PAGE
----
What a host of other things remain to be included in your journal! There are the records of your little adventures, and, spite of what you have said, you know you have little adventures; your bright days of happiness; the books you have read, and what you have thought of them; the names of the books you have bought, and the magazines you have subscribed to; the clever sayings you have heard; the odd things you have seen; the romances in real life you have met with - and everyone meets with some - the strange ups and downs of this world of change, as these affect and interest yourself; the many good resolutions you have formed, and, alas! The many good resolutions you have broken.

Should you be anything of a naturalist, you will find an additional pleasure in recording all the phenomena of the circling year, and of posting up in your journal your notes from the book of nature. Human life must ever be of most interest; but birds and flowers and wind and rain have a charm of their own, and it is no proof of a superior intelligence to be above taking an interest in butterflies and beetles.

One common fault of journal-writing is a morbid self-consciousness. No fault could be worse, either in a journal or in anything else; but I am not afraid that you, who are always so natural, will fall into it. The journal you will keep will be one of incident and observation rather than one of reflection; it will not be so much a picture of your mind as a record of the events of your life. And such, to my thinking is for most persons the most sensible form of journal.

The great interest of a journal of course begins after it has been kept for some time. We turn it up then to review our past life, and see our existence as an artistic whole. We observe what changes have come over us; how our surroundings have altered, and our friends, and our pursuits, and our likes and dislikes.

You think you will never change, do you? Wait a while, and, perhaps, as some one has put it, "you will then burn all you now worship and worship all you now think only good to burn." And as for other people, why our stars often prove but meteors, and the idols of our existence have a sad habit of getting cracked and sometimes even of bursting outright.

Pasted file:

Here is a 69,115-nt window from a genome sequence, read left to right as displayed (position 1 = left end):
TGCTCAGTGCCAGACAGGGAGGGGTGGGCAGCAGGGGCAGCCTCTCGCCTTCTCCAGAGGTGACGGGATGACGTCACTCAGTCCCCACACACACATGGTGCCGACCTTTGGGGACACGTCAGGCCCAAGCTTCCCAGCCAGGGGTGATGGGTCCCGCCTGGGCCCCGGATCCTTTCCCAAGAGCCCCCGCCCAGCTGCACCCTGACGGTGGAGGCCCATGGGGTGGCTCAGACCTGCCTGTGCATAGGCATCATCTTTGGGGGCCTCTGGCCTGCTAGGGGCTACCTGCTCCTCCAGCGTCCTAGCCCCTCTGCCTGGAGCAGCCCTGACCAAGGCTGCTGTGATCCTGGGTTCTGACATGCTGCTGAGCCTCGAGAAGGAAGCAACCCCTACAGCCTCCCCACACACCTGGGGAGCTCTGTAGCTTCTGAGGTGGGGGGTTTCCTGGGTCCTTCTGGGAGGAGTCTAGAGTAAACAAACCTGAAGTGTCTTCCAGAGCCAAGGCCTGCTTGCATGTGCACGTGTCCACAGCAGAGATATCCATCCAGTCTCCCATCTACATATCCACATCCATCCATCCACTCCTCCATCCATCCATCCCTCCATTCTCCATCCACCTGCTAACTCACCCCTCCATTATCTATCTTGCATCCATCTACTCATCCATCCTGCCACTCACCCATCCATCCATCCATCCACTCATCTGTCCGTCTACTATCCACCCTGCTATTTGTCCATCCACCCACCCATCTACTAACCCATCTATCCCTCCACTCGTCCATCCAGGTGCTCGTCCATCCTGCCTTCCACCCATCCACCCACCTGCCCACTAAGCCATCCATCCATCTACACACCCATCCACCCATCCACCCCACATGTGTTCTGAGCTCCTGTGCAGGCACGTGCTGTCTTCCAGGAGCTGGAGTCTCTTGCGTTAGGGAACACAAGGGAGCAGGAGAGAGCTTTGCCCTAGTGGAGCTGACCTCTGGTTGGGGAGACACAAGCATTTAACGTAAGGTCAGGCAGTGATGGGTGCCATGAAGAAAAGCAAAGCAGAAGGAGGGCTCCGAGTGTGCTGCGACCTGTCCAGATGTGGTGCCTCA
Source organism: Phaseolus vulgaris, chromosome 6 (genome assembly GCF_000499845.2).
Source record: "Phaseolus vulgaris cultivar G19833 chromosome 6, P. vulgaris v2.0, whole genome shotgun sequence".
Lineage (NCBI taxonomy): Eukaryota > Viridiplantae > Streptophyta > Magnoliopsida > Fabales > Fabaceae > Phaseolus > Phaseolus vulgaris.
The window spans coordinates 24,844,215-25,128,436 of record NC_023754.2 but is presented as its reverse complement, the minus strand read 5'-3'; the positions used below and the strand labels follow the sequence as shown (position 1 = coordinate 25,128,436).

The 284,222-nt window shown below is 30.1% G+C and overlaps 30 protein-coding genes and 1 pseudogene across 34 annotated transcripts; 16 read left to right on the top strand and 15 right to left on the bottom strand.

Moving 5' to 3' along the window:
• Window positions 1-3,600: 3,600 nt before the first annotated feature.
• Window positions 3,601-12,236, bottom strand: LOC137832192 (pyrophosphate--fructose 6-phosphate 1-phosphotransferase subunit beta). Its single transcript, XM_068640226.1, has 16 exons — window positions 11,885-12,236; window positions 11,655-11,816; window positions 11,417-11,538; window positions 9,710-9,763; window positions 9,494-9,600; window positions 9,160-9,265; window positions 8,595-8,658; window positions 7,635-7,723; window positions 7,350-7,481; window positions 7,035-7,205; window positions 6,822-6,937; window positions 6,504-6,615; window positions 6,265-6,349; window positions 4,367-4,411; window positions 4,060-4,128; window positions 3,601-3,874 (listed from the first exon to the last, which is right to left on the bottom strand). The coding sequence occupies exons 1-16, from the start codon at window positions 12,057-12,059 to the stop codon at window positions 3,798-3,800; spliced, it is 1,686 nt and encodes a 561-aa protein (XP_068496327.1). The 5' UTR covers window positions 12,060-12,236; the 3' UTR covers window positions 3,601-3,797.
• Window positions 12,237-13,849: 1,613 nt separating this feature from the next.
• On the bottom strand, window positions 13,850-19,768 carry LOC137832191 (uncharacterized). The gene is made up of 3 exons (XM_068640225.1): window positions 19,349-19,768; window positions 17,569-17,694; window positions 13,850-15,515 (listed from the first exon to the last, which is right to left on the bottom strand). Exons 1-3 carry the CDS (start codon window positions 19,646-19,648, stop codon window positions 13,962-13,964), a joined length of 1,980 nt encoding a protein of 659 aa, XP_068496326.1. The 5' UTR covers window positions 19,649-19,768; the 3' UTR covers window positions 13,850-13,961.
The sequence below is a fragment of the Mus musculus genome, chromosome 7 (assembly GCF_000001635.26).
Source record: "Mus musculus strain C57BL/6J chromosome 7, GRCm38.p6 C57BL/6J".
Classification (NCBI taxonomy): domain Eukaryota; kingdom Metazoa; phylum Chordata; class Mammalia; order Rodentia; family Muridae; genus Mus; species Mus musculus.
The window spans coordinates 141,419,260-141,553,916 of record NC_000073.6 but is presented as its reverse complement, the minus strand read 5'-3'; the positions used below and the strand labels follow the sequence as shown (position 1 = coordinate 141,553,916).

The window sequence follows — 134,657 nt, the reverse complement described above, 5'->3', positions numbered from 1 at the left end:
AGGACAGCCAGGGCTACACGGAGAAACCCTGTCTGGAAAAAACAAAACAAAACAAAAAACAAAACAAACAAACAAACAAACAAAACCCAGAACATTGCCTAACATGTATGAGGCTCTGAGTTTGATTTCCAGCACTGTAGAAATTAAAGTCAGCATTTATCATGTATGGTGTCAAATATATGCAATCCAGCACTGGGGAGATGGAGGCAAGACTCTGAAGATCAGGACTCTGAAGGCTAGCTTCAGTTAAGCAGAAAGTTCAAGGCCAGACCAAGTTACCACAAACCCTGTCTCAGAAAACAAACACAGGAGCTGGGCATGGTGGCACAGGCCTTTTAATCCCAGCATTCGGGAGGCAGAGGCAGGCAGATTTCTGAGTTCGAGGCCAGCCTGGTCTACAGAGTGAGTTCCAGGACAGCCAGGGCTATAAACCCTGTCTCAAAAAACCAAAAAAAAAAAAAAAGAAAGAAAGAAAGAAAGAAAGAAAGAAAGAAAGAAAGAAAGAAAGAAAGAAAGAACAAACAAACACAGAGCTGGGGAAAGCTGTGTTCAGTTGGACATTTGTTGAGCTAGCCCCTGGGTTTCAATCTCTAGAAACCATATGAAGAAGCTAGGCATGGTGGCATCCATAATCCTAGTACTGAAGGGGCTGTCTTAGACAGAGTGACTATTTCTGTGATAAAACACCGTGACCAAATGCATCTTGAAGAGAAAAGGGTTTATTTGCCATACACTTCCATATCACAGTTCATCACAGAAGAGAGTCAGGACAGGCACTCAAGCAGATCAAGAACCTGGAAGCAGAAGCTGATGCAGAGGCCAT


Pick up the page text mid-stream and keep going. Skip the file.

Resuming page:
A journal reminds us of many a day-dream we have indulged in, and of many a speculation as to the future which has not been realised. It is prudent, by the way, to confine these speculations to one's journal. I know you think you will one day be a duchess, but don't speak about it, which makes you almost as ridiculous as the American who was so confident of being successful at the Presidential election, that he liberally distributed his carte-de-visite with the inscription, "Mr So-and-So, Future President of the United States".

Every year you should make a point of going regularly over your journal, and taking note of all you have seen and done. This will enable you to lead a more orderly life in future; to see, sometimes, in a remarkable manner, the connection between the present and the past; and to recognise, over and over again, the Hand which is leading us and the care that is protecting us in every moment.

You may have noticed that those who keep journals are, as a rule, good conversationalists, and specially entertaining when they relate their own experience. No doubt this comes from the act of writing. An incident which we have taken pains to narrate pithily with the pen can usually be repeated quite as pithily with the tongue. Journals are also very handy for letter-writers, especially for those who have a large friendly correspondence. There is no need for sitting down and biting one's pen for information; turn up your journal and there it is. The only awkward feature is that should your correspondence ever come to be collected for the purpose of writing your life, it may be found that you have sent the same thing and in much the same words to half-a-dozen different people. But, much as I admire you, this is not at all likely.